2. Be Regenerative 

The path toward making our city and culture ecologically regenerative is clear: focus on the permaculture, sustainability summits and ecosystem restorations being done by Burners Without Borders (BWB), and do similar work in our daily lives. The submissions to the Fly Ranch LAGI 2020 design challenge demonstrate that the ideas and infrastructure needed to solve the climate crisis are within reach.

3. Be Carbon Negative

As we wrote in the Roadmap, the most impactful changes we can make to reduce carbon come from producing our own power using renewable energy, ending the use of fossil fuels, and participating in an offset program that sequesters atmospheric carbon. Together, these changes will allow us to move from being carbon positive to becoming carbon neutral, with the end goal of becoming carbon negative. Organizations such as Climeworks and Project Vesta can offset emissions as we migrate off fossil fuels and develop carbon dioxide removal methods. Looking to the future, we aim to drawdown at least 54,000 metric tons of CO2 — the same amount that we calculated in our emissions inventory that we release in Black Rock City in a typical year. 

Burning Man Project aspires to power the infrastructure and art of Black Rock City via renewable energy by 2030. Organizations, camps, and artists are heeding this call, engaging Black Rock City and neighboring communities as a testing-ground to research and develop ways to harness and utilize solar power, not only during the annual event on playa, but throughout the rest of the year. 

The Renewables for Artists Team (RAT) deployed a solar-powered installation that illuminated the portals between the Man and the Empyrean Temple in 2022. (Photo by Scott Williams)

Community-led Sustainability Projects

We’ve embraced and are learning from some important projects led by engaged Burners in the community; these include: DragonWings, Paradisium, Hotel California, Solarpunks and The Solar Library. Within Black Rock City and the broader Burning Man community, we’re supporting new teams that facilitate knowledge sharing; these include  Renewables for Artists Team (RAT), the Green Theme Camp Community, and Burner Leadership Achieving Sustainable Theme Camps (BLAST). Burners Without Borders and Fly Ranch have hosted sustainability and regenerative culture-themed gatherings, and a Green Theme Camp Summit (which launched a group that continues to meet, host calls, and develop community sustainability initiatives).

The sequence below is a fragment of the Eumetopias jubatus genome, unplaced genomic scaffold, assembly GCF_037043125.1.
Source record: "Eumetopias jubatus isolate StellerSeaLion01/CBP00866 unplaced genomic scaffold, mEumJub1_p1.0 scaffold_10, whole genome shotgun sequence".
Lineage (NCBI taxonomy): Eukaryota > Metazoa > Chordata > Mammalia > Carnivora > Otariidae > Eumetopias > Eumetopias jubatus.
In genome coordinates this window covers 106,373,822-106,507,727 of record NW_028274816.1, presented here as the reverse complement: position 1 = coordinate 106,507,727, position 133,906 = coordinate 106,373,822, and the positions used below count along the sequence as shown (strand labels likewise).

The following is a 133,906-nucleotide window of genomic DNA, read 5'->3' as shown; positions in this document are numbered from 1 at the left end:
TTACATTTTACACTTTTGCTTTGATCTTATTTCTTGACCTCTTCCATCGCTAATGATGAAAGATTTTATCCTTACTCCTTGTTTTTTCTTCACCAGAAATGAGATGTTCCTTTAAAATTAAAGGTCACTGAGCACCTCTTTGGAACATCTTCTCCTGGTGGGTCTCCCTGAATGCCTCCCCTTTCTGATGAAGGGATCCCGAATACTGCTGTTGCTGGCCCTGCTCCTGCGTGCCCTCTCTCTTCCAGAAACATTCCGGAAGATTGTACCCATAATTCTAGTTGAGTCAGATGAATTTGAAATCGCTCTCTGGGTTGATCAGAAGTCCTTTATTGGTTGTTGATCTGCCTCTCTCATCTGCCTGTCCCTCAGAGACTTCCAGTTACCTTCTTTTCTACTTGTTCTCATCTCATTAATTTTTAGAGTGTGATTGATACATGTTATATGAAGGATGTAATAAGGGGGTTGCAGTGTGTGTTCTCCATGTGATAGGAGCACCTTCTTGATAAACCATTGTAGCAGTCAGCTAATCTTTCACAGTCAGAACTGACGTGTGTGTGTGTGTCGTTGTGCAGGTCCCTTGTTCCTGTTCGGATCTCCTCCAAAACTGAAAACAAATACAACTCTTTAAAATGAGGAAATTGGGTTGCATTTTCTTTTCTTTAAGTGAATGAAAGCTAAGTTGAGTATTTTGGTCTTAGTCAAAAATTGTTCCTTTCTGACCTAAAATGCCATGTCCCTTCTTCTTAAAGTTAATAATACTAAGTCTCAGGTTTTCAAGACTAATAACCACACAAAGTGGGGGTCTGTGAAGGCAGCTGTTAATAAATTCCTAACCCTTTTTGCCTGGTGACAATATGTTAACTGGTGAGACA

A Unicorn portable solar plus storage unit charges. A unit like this one powered the Man and Man Pavilion in 2022. (Photo by Matthew Deluge)

Sustainability Initiatives in Black Rock City in 2022

In Black Rock City 2022, the following projects and initiatives contributed to meeting the goals of our 2030 Roadmap:

Event Infrastructure 

  • The Man and Man Pavilion were entirely powered by a 34kW / 124kWh portable solar plus energy storage prototype (the “Unicorn”) designed and built by Burning Man Project.
  • Two new portable solar pop-up prototypes were deployed and tested in BRC and on our Northern Nevada properties; these prototypes laid a foundation for expanded implementation in Black Rock City and beyond.